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Missouri traffic stop raises key questions about legal search and seizure

Police officers do not automatically have a right to search your vehicle in a routine traffic stop. There must be probable cause to conduct a search, and a traffic violation such as speeding, failure to signal or a broken tail light does not in itself constitute probable cause to search.

Still, many drug charges are based on evidence seized in unlawful searches, and any time drug charges follow a traffic stop, the legality of the stop and search should be scrutinized for errors on the part of police. With these issues in mind, consider the recent stop and arrest of two Missouri residents.

A probable cause statement indicates that multiple police agencies, including the Bourbon Police Department and the Lake Area Narcotics Enforcement Group, made a coordinated effort to stop a 29-year-old man in the event that he committed a traffic violation or his vehicle was seen to be in violation of equipment laws.

Police reportedly saw the man's vehicle go behind a store with a car wash and enter the car wash lane. Another person, a 28-year-old woman, was also in the vehicle, according to police.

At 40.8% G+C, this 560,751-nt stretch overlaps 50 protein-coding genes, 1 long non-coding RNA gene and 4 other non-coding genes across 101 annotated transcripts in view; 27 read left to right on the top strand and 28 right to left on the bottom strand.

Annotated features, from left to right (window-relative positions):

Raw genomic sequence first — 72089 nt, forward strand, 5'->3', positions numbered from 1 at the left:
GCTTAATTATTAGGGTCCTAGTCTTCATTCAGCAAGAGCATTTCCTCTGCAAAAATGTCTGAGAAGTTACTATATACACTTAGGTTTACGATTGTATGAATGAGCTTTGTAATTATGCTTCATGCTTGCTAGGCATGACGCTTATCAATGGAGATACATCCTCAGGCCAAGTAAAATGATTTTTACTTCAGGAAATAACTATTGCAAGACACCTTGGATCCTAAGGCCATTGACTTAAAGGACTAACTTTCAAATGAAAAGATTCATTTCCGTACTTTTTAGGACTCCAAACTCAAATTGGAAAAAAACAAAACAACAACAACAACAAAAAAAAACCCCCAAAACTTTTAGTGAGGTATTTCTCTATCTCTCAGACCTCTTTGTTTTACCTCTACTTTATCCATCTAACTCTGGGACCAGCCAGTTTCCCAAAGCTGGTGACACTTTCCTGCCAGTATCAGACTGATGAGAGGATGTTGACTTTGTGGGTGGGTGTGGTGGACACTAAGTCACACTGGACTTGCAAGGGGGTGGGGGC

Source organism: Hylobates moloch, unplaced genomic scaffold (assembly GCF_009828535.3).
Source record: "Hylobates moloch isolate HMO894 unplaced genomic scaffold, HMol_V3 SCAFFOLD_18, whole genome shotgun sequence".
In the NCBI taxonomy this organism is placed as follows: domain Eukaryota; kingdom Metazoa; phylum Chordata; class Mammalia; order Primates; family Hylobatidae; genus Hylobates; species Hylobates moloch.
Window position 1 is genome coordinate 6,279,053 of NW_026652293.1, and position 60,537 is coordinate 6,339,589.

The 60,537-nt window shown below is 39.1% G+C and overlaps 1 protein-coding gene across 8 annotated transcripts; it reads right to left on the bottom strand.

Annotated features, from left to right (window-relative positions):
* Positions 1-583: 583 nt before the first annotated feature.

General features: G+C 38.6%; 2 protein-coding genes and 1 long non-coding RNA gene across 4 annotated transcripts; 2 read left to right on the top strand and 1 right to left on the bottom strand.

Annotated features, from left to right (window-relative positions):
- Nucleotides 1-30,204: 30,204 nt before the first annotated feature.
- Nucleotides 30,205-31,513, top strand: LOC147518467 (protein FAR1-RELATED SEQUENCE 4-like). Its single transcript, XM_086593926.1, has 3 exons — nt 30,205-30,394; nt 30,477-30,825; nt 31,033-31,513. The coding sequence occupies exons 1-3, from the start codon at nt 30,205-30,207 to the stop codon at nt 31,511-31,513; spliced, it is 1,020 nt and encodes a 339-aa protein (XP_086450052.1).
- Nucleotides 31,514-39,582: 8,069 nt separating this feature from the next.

The police also claim that the vehicle came out from the rear of the store but had not gone through the wash. The vehicle was then stopped by police for allegedly not having auxiliary lamps that were colorful enough, and because a temporary registration tag was attached to the back of the vehicle.

As the driver looked for proof of insurance, the vehicle was circled by a drug-sniffing dog, and police claim the dog indicated the smell of drugs near the driver's side door. The driver reportedly consented to a search, but no drugs were found. Police also searched the passenger, but no drugs turned up.

The driver was given a warning for the traffic violations and went on his way.

However, after the man had driven away, police claim to have found an ounce of methamphetamine and other drug paraphernalia behind the store. The man and his passenger were pulled over again and arrested.

Police claim that another half gram of meth was seized from the woman as she was being processed into jail.

The series of events that led to the arrests raises a number of key questions:

  • Did police have probable cause to stop the vehicle in the first place?
  • Is there sufficient evidence linking the drugs in question to the vehicle in question?
  • Did police in any other way violate the rights of the accused at any point before, during or after the traffic stop?

For more on these matters, please see our drug crime defense overview.

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